China’s 5G-A techs upgrade smart autonomous driving test in Shanghai

A group of autonomous driving cars lined up in Shanghai, east China. /CFP

A group of autonomous driving cars lined up in Shanghai, east China. /CFP

Shanghai is becoming China’s pioneer city in the autonomous driving test by expanding public road test kilometers and introducing pilot regulation. Empowered by 5G-A technologies, the metropolitan opened an additional 205 kilometers of roads including expressway for autonomous driving test recently, bringing its total length of test roads to over 2,000 kilometers.

To date, the city has attracted 32 licensed companies and 794 vehicles to test on a total of 1,003 city roads, according to local authorities. Some of the newly opened test roads are on the expressways, diversifying the scenarios for self-driving simulation.

Lin Yu, general manager of Shanghai Jinqiao Intelligent Connected Vehicles Development Co., Ltd., told China Media Group (CMG) that the new test roads allow them to collect data from a wider range of test scenarios and upload the data to their platform in preparation for further research and development.

“The test roads are gradually expanding from simple to more complex conditions. This is the first open test road in the city center that is completely in a real urban environment. The further and broader the car travels, the more cases it encounters, and we use them to debug our algorithms,” Lin said.

In addition, Shanghai enacted a special law for Pudong New Area in 2022 to facilitate the development of the autonomous driving industry. Monitoring equipment on the testing vehicles should upload real-time information such as the speed, location and driving status to the city’s monitor center and the collected data will be used as the basis for the vehicle to be licensed for the next stage of testing and operation, according to the law.

“There are many L4 (high-level driving automation) level test vehicles in Jinqiao as Pudong New Area has special legislation for autonomous driving, allowing vehicles that have reached the L4 level to be tested, applied and operated in the future,” said Lin.

A Robotaxi stop in Shanghai, east China. /CFP

A Robotaxi stop in Shanghai, east China. /CFP

‘Internet of Vehicles’ with 5G-A

Improved 5G technologies along test roads in a driverless vehicle pilot zone in Shanghai allow vehicles to collect and share traffic data in real time, a technological advance that can help driverless cars analyze and respond faster to road conditions.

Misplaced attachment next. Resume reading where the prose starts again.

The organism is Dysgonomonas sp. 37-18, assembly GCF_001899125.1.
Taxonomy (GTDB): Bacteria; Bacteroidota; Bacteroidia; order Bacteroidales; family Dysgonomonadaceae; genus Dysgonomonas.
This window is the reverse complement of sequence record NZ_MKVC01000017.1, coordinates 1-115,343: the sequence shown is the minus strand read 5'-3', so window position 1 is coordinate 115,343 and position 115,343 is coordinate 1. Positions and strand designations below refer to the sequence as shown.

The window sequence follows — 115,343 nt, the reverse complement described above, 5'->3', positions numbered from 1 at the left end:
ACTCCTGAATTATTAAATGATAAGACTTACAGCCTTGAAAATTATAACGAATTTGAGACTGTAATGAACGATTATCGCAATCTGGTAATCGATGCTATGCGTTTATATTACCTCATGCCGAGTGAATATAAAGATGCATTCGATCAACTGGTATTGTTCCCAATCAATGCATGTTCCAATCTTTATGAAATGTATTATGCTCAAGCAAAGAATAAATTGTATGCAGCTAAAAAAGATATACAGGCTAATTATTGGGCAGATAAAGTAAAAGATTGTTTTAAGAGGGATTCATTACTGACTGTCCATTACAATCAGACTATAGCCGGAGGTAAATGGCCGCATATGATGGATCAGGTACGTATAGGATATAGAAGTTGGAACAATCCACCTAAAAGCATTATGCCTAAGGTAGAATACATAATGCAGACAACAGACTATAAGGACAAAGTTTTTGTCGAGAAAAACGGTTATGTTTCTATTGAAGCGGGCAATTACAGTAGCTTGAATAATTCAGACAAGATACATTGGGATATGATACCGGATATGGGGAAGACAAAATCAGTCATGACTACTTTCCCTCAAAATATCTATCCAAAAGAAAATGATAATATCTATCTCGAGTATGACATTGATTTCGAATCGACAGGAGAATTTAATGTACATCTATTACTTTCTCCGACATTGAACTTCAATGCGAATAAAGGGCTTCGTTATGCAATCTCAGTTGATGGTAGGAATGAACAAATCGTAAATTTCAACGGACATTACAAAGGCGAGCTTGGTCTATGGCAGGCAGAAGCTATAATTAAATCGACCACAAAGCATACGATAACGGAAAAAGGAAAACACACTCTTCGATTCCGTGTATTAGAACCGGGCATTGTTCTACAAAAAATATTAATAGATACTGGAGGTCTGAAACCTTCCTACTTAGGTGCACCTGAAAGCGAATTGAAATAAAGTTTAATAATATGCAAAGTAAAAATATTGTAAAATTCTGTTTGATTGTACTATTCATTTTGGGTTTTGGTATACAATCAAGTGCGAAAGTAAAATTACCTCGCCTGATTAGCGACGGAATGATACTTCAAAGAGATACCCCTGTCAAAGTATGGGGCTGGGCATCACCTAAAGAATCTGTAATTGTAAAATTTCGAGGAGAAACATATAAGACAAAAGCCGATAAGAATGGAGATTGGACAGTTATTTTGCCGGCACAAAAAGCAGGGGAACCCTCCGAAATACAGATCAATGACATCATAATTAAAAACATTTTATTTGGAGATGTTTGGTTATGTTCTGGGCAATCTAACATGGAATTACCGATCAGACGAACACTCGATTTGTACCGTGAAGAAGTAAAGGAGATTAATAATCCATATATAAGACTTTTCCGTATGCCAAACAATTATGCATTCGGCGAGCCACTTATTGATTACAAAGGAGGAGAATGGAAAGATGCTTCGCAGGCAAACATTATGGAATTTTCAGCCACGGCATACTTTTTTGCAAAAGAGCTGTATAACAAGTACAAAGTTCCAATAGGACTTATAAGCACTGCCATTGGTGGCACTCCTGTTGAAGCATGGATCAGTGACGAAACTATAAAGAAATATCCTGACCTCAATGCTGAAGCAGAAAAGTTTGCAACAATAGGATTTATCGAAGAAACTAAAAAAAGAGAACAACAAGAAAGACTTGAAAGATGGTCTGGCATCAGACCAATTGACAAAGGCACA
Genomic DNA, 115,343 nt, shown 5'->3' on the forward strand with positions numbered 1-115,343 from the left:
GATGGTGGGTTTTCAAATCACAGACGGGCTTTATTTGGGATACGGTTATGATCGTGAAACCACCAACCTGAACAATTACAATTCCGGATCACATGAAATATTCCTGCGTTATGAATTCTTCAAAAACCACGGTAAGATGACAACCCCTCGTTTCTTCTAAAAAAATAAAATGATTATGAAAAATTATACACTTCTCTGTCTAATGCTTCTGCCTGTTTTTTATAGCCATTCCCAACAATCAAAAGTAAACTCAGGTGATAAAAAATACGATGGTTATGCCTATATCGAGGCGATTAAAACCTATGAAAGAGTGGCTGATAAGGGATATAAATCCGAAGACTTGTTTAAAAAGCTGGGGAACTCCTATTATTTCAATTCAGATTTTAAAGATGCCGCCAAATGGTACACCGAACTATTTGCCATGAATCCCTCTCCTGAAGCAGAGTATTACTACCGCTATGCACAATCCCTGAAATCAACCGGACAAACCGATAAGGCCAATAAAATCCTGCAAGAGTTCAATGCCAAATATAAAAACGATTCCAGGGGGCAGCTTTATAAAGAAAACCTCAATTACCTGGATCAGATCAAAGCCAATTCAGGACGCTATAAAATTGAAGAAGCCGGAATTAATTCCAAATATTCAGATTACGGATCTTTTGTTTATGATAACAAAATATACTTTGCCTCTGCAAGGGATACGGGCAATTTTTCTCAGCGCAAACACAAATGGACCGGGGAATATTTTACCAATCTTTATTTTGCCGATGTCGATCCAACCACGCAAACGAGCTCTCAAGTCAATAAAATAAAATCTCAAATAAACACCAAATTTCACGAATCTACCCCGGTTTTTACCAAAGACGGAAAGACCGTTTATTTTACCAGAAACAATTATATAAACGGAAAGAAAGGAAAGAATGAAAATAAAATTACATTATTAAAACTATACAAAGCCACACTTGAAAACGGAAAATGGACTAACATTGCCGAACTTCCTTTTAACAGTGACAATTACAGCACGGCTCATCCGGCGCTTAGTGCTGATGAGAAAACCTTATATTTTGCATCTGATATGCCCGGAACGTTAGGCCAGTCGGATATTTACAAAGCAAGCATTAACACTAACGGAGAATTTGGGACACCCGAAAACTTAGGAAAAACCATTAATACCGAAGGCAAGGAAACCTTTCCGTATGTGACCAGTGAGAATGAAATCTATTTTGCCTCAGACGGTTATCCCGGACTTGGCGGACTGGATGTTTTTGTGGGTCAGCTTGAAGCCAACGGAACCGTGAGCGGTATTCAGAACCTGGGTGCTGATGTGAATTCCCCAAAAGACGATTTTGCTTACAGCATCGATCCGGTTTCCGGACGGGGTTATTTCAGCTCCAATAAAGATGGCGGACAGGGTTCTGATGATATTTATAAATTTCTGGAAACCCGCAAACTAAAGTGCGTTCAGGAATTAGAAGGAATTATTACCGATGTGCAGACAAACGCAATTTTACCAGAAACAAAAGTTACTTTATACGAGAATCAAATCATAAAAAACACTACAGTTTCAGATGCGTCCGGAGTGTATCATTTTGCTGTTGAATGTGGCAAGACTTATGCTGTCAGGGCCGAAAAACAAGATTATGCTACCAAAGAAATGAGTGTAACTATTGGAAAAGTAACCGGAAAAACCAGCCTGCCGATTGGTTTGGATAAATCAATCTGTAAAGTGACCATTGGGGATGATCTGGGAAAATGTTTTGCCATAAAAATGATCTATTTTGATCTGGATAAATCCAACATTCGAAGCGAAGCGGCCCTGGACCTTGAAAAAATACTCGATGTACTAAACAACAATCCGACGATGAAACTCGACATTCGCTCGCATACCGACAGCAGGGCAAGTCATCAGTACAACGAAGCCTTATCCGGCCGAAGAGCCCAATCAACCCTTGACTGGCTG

Typically, before being put into commercial use, driverless vehicles are required to pass tests to prove that they are able to run safely on roads and be operated by transportation companies at scale.

All these complex functions are backed with advanced technologies that enable vehicles to collect detailed road data and produce quick and accurate analyses of traffic flow and road conditions.

Lin Tailai, head of an autonomous driving technology company, told CMG that “a driverless car is equipped with 50 advanced sensors, including 28 cameras, six laser radars and millimeter-wave radars to help it sense the surroundings through 360 degrees and conduct real-time identification and analysis of traffic, pedestrians and its surroundings.”

With 5G-A technologies, the Jinqiao Intelligent Connected Vehicles Demonstration Zone in Shanghai has recently opened test roads, where driverless vehicles are able to collect road information through a combination of precise road maps, real-time computing power and a reliable “Internet of Vehicles.”

“The 5G-A technology is an upgrade from the 5G technology, which is improved in performance, connectivity, and functioning,” said Du Yanyan, deputy general manager of the planning and development department of the Shanghai Branch of China Mobile, one of China’s major telecom operators.

“The network latency for 5G technology is about 50 milliseconds and for 5G-A we can maintain that at below 20 milliseconds, small enough to help us get information via the ‘Internet of Vehicles,'” Du added.

Researchers say these advances in driverless vehicle technology and data processing can benefit other sectors as well. “Since autonomous driving is an emerging technology, it is set to bring revolutionary changes to transport and travel,” said Tu Huizhao, a professor in the Transportation Engineering Department at Tongji University in Shanghai.

It will also push the development and upgrade of China’s extensive infrastructure construction, Tu added, saying that “as new industries will be boosted by autonomous driving technologies, the smart transportation industry may experience explosive growth in the coming years.” 

Read More:

MIIT advances China’s formulation of autonomous driving standards